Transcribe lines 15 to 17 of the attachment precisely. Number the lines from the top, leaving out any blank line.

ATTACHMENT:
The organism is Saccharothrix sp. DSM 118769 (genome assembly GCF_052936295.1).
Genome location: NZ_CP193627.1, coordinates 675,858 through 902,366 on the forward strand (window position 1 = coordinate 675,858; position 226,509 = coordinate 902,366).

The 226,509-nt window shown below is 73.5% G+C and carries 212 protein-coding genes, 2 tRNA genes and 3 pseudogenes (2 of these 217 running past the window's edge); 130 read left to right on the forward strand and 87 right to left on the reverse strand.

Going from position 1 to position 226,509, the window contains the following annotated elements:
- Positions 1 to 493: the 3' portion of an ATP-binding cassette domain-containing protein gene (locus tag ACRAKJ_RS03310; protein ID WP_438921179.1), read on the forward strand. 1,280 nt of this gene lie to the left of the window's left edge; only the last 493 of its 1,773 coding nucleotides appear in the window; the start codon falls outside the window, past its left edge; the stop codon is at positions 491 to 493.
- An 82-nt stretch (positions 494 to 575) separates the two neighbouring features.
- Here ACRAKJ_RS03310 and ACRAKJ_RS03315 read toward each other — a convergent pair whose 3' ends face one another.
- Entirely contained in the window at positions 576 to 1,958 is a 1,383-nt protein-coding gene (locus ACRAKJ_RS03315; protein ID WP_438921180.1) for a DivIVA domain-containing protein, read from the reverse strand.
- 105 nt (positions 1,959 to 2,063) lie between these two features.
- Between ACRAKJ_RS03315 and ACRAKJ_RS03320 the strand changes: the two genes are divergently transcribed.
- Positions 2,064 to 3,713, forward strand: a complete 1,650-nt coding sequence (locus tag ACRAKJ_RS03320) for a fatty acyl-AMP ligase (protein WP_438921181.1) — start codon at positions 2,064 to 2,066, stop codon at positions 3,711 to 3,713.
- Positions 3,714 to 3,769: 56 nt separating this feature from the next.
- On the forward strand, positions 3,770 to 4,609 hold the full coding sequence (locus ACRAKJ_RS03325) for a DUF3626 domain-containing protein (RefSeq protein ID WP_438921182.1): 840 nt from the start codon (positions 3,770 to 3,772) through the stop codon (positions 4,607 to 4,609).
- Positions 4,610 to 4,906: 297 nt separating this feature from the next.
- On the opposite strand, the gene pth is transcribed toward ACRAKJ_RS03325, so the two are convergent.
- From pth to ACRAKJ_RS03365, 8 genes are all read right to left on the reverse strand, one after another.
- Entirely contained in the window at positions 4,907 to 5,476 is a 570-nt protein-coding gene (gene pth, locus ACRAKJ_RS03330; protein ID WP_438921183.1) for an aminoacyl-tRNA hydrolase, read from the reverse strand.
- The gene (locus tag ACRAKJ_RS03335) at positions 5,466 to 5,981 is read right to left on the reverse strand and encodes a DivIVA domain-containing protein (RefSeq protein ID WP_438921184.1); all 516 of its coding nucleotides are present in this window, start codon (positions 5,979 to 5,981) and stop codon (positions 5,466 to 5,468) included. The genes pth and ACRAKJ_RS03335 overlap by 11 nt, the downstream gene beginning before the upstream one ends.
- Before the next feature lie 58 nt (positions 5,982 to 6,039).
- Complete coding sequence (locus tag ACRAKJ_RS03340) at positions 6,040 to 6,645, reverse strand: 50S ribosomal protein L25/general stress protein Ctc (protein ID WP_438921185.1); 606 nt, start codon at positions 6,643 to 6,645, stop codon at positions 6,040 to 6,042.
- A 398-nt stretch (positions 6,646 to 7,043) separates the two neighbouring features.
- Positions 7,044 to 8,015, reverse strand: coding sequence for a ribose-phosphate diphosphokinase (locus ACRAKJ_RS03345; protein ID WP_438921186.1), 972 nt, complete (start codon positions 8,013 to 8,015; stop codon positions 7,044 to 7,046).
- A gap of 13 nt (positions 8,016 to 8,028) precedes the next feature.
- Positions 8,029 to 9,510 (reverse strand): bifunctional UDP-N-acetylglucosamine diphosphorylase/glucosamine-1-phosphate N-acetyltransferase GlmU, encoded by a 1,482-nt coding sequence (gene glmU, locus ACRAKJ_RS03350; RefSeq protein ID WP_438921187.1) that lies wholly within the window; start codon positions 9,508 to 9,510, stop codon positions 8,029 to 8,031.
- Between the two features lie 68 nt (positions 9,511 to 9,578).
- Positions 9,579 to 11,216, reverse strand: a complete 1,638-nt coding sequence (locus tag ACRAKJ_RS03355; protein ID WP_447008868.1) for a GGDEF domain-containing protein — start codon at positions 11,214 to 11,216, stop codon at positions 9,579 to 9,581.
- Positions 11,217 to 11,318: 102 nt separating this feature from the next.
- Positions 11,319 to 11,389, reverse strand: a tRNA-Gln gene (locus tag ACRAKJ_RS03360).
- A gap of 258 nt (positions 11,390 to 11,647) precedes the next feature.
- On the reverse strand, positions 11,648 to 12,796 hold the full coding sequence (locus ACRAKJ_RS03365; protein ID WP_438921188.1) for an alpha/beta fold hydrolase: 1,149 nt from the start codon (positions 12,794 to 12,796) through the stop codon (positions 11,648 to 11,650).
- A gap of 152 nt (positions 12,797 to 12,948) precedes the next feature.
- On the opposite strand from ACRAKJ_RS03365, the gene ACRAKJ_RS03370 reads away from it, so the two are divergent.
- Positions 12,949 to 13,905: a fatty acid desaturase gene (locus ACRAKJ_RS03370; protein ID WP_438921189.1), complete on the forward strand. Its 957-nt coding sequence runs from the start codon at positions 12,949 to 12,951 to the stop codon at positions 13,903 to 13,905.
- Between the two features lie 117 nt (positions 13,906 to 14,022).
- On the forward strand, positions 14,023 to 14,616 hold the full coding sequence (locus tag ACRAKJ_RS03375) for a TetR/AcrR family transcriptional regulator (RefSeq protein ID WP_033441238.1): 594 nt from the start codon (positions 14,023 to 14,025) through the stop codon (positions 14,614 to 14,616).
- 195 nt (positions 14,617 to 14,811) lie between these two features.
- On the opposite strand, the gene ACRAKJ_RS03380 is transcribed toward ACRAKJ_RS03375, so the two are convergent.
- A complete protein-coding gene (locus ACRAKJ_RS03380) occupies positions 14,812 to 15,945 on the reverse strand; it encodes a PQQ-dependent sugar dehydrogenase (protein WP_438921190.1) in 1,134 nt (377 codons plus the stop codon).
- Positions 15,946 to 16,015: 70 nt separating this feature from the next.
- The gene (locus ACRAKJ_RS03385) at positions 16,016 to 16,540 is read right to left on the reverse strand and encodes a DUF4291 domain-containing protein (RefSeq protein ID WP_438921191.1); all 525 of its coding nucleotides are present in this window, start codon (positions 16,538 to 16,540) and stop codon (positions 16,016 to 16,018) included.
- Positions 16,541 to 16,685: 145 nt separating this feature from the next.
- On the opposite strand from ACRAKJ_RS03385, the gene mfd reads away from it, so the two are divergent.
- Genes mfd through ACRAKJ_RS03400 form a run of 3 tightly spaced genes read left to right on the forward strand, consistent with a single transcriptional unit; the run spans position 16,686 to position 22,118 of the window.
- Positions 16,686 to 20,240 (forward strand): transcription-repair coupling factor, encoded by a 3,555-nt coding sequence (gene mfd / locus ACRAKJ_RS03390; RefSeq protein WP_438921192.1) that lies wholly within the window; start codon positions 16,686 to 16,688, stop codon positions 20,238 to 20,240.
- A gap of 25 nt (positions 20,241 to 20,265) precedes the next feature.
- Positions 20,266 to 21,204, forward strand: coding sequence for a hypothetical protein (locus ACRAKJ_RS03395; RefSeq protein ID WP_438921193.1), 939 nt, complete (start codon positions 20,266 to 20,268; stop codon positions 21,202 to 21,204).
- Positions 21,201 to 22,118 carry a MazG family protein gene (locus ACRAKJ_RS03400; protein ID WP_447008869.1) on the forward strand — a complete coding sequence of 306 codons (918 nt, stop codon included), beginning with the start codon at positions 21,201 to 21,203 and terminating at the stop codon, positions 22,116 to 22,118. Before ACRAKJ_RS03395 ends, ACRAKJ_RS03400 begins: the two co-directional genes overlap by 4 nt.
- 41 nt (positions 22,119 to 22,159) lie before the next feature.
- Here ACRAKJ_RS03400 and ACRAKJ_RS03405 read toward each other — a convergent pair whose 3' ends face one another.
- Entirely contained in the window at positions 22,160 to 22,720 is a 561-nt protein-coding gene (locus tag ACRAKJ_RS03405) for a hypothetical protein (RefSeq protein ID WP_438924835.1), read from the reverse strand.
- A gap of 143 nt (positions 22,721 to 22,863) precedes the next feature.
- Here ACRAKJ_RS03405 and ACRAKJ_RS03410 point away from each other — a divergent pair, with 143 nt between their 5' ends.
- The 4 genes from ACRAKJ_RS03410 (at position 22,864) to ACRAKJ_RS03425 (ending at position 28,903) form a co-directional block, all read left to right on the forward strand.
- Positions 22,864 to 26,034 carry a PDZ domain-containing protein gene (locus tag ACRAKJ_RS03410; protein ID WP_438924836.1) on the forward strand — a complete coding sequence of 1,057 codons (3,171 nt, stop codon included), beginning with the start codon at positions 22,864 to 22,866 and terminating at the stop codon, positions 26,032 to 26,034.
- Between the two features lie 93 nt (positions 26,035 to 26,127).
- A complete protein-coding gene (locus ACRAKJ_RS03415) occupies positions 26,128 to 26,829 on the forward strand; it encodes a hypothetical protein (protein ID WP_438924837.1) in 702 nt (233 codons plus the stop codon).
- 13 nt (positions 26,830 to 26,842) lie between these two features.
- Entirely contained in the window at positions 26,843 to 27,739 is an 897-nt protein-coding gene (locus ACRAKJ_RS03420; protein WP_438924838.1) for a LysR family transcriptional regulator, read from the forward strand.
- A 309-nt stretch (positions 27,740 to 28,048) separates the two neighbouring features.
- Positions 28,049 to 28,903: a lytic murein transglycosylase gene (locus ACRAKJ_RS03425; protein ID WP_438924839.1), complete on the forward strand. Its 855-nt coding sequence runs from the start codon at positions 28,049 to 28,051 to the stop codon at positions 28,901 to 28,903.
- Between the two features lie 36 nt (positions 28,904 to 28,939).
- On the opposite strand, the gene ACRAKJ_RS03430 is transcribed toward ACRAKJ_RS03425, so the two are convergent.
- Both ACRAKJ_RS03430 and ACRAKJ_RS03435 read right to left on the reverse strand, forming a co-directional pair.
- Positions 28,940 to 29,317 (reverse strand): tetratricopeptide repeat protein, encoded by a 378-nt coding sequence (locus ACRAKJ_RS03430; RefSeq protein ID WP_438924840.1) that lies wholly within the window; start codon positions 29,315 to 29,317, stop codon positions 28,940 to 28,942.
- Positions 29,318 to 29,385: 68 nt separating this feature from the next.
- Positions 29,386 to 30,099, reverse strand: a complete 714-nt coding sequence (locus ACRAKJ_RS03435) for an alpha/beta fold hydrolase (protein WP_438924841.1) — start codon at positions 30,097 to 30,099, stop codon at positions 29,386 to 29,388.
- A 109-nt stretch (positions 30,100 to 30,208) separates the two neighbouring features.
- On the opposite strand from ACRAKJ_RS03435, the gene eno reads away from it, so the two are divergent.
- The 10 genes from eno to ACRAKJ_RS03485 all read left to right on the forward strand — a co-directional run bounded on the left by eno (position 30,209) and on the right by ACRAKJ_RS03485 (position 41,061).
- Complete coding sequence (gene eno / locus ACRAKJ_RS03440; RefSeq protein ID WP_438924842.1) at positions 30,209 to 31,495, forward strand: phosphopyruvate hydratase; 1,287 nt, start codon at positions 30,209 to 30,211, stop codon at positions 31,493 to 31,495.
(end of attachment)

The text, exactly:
- On the opposite strand, the gene pth is transcribed toward ACRAKJ_RS03325, so the two are convergent.
- From pth to ACRAKJ_RS03365, 8 genes are all read right to left on the reverse strand, one after another.
- Entirely contained in the window at positions 4,907 to 5,476 is a 570-nt protein-coding gene (gene pth, locus ACRAKJ_RS03330; protein ID WP_438921183.1) for an aminoacyl-tRNA hydrolase, read from the reverse strand.